Opinion: New Years in Mongolia

Written by G.Chingis
Tuesday, December 28, 2010.
In 1921, Mongolia, with support of Soviet Russia, started to become a modern country. Since that time, Mongolia started to adopt some current holiday practices, such as New Years, International Women’s Day and Mongolian Army Day (Men’s Day).

The entire procedure to celebrate the New Year is the same as the Soviet/Russian tradition. Typically, New Year’s Eve is a family celebration and Mongolians usually watch the New Year’s Speech of the President of Mongolia. This year, Mr. Ts. Elbegdorj has promised to make his toast with a cup of milk instead of a glass of Russian Champagne.

In terms of food, Mongolians usually have the Russian version of potato salad (Russians call this Olivier salad). Of course, Mongolians prefer to eat meat instead of fish. Russians failed to adopt fish eating in Mongolia. There usually are gifts given children as well. In socialist times, it was common to give mandarins to children. Therefore, for most Mongolians over 40, the New Year’s celebration has associations with mandarins. Of course, people will drink hard liquors, such as vodka, whiskey, and brandy before and after midnight. As a result, most people will have a massive hangover for the entire next day or some will collapse very early and sometimes even before midnight.

In socialist times, it was a tradition to celebrate New Year’s at a company party. Of course, with the lack of restaurants usually these New Year’s Party will be in the company’s café (Guanz) or even in a big meeting room. Also, this party is usually accompanied with a dancing party, where people dance the waltz. Therefore, foreign executives should learn how to waltz as soon as possible to impress Mongolian co-workers and partners. It should be well understood that Mongolia was a socialist country, where labor was the most important activity. For that reason, restaurants and bars were only for bad western foreigners. Every kind of entertainment was forbidden, unless they were politically motivated.

Usually, before this New Year’s party, there will be a kind of town meeting where company management will announce Leaders of the Year, such as Best cleaning lady of 2010 in your company, or Best Security officer of 2010 or something like that. For example, the current Minister of Finance of Mongolia, Mr. S. Bayartsogt was awarded the title of “the Best Economist of 2010.” When Mongolia moved towards a market economy in 1991, new democrats immediately adopted this tradition. Half of the new democrats were former socialism political economy lecturers, such as the former Prime Minister R. Amarjargal, former Deputy Prime Minister D. Ganbold and young bankers, such as the current Deputy President of MongolBank, and former President of the Mongolian Stock Exchange Mr. N. Zoljargal. Of course, they were hungry for titles, medals and orders. As a result, Mr. N. Zoljargal was once the Best Economist of the year, and then Mr. R. Amarjargal became this next year or the year before the Best Economist etc. Now, the first Democratic President of Mongolia Mr. Ts. Elbegdorj continues this communist tradition to give medals and awards. It is hard to imagine that Maximilien François Marie Isidore de Robespierr will award revolutionaries awards of the French monarchy. But in Mongolian, communist awards were given by the first Democratic President.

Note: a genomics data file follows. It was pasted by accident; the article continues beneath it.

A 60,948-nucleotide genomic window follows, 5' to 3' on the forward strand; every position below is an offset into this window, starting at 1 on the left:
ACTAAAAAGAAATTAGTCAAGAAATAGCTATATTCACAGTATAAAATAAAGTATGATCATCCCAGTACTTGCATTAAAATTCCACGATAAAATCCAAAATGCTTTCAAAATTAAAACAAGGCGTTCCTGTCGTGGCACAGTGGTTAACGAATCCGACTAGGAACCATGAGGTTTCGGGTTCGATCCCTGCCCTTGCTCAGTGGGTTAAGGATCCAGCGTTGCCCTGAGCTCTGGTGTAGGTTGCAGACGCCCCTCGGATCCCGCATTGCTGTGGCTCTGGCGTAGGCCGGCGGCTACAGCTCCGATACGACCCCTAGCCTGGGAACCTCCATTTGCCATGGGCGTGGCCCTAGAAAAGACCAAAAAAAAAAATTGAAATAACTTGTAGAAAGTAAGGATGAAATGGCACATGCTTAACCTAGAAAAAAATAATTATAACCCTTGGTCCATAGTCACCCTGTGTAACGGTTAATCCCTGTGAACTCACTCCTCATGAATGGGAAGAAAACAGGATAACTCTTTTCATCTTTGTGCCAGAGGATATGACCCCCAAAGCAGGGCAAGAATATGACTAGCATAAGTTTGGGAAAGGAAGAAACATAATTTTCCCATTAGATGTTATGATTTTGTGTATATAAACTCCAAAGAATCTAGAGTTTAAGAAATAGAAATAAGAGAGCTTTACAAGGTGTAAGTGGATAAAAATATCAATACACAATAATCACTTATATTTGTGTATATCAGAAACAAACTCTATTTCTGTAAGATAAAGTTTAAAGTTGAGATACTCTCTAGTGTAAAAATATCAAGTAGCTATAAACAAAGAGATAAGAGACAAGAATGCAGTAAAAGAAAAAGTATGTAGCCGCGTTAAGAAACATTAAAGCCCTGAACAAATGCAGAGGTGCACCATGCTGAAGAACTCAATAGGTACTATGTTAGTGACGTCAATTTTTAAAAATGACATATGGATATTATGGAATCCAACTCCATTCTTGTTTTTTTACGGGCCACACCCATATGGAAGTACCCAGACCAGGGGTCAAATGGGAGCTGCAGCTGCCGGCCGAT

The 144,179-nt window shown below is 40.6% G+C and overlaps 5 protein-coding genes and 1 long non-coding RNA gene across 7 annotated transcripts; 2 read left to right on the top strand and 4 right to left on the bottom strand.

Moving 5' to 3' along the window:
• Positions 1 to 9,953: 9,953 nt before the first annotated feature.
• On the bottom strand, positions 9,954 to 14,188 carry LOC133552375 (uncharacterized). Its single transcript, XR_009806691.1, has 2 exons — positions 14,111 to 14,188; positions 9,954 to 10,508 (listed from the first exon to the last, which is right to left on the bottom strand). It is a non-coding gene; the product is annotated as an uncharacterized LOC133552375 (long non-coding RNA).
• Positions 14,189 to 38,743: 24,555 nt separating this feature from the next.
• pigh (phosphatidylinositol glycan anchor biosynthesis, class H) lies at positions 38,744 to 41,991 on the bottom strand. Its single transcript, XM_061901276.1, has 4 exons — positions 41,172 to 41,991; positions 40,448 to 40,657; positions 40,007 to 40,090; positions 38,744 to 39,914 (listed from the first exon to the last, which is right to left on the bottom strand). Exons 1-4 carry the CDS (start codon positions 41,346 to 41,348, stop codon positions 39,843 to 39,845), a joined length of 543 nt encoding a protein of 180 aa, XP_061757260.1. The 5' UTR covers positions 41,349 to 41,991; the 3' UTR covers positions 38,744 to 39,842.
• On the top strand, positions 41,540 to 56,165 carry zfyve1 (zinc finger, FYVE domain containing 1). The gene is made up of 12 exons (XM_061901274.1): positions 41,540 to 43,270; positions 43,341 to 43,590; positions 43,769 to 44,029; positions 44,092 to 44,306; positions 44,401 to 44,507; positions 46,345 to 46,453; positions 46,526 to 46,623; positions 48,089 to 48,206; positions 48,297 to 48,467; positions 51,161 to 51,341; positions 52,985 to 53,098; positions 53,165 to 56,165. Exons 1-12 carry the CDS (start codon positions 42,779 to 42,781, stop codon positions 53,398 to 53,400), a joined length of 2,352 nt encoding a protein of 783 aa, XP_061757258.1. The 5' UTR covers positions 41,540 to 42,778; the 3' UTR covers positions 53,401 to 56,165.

Anyhow, for foreign executives it will be a busy month since you should attend many New Year’s Parties. Of course, many of them will go home for Christmas. Nevertheless, for their success they should stay in Mongolia during this period. This is also a great time to meet many important government officials in an informal environment and it might a good chance to fix your problems with governmental authorities. For example, if you are in the mining business and you have problems with your mining/exploration licenses, this is a good chance to fix these problems. Very often governmental authorities will ask for donations; of course they will ask for donations, not bribes.

After the New Year, there will be the Lunar New Year. This was forbidden to celebrate in socialist times because this celebration has some religious aspects. In socialist times, there was the popular slogan “Religion is the opium of masses”.

Anyway, the New Year is the beginning of a long festive time for Mongolians, which will finish in March. Probably, ancient Mongolians also enjoyed this festive time for different reasons. But without such a festive period, it is difficult to go through the harsh Mongolian winter.

Source:UB Post Newspaper


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